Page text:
In news– Recently, six members of ‘Razakar Bahini’ were sentenced to death for ‘crimes against humanity’ by Bangladesh’s International Crimes Tribunal.
History of Razakars-
- Razakars were a locally recruited paramilitary force that collaborated with the Pakistan army during the 1971 Bangladesh Liberation War.
- Composed of mostly pro-Pakistani Bengalis and Biharis from Bangladesh (formerly East Pakistan), the approximate 50,000 Razakars assisted the army in raids against the local population and were accused of committing horrific atrocities.
- Razakar literally means ‘volunteer’ or ‘helper’ in Persian and Urdu, but has come to mean ‘collaborator’ and is associated with betrayal in Bangladesh.
- Razakars mostly consisted of Urdu-speaking Bihari Muslims and religious parties that opposed the separation of East and West Pakistan, like Jamaat-e-Islami, Al Badr and Al Shams.
- The nationalist struggle in Bangladesh was brutally suppressed by the Pakistani army and the allied Razakars, with a death toll around 300,000 civilians.
- After Bangladesh achieved independence in December 1971, the newly formed government very quickly banned organisations that collaborated with Pakistani state forces, such as the Jamaat-e-Islami, and many of its influential leaders escaped to Pakistan.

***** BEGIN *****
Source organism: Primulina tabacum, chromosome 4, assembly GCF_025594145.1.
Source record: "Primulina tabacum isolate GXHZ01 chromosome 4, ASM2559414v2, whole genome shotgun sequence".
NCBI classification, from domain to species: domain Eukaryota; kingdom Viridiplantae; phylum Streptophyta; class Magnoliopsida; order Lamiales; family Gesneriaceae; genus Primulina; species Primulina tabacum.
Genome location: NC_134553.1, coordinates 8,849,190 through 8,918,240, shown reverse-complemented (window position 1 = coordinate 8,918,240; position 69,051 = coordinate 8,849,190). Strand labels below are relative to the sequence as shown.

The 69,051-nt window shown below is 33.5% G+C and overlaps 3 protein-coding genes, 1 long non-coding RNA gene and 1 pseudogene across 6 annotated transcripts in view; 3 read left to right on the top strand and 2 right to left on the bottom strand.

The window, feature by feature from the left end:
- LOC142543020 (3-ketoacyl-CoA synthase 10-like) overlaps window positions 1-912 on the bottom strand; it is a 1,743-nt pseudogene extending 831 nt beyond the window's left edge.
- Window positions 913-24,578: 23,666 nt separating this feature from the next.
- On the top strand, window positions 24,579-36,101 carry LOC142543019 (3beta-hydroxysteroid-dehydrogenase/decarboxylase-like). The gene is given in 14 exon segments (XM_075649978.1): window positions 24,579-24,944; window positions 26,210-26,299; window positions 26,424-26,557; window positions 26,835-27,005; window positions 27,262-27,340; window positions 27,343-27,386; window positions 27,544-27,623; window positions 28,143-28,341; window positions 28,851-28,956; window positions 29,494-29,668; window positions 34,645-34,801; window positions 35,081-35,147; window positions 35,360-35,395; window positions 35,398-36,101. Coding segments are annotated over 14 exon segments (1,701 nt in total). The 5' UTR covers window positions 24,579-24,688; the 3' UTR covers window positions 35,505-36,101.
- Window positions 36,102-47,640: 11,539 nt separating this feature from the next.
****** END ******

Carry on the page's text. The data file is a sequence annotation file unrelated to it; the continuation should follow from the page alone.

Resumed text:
- The Bangladesh Collaborators (Special Tribunals) Order was passed in 1972 and in the following year, the Sheikh Mujibur Rahman’s government introduced the International Crimes (Tribunal) Act in 1973, to investigate and prosecute those that committed atrocities during the war.
- After Mujibur Rahman was assassinated in a coup by sections of the Bangladesh army in August 1975 and the ruling Awami League was ousted from power, the generals that took over allowed Jamaat-e-Islami , the Muslim League other Islamic parties that had fled the country to return, and over time many of the alleged war criminals gained important positions in the government.
- In 2010, almost 40 years after its violent struggle for independence from Pakistan, the Bangladesh government headed by Prime Minister Sheikh Hasina established its International Crimes Tribunal in order to administer justice to those accused of committing war crimes against its people.
- Abul Kalam Azad (also known as Bachchu Razakar), a former leader of the Jamaat-e-Islami was the first person to be convicted by the tribunal in 2013.
- On December 15, 2019, the day before the 49th Victory Day in Bangladesh (a national holiday celebrating the surrender of the Pakistani Army in Dhaka), the government published a list of 10,789 Razakars who had collaborated with the Pakistani army in committing atrocities against Bengalis during the war.
- This was the first time that Bangladesh’s government made such a list public, and it included names of 127 politicians and influential people.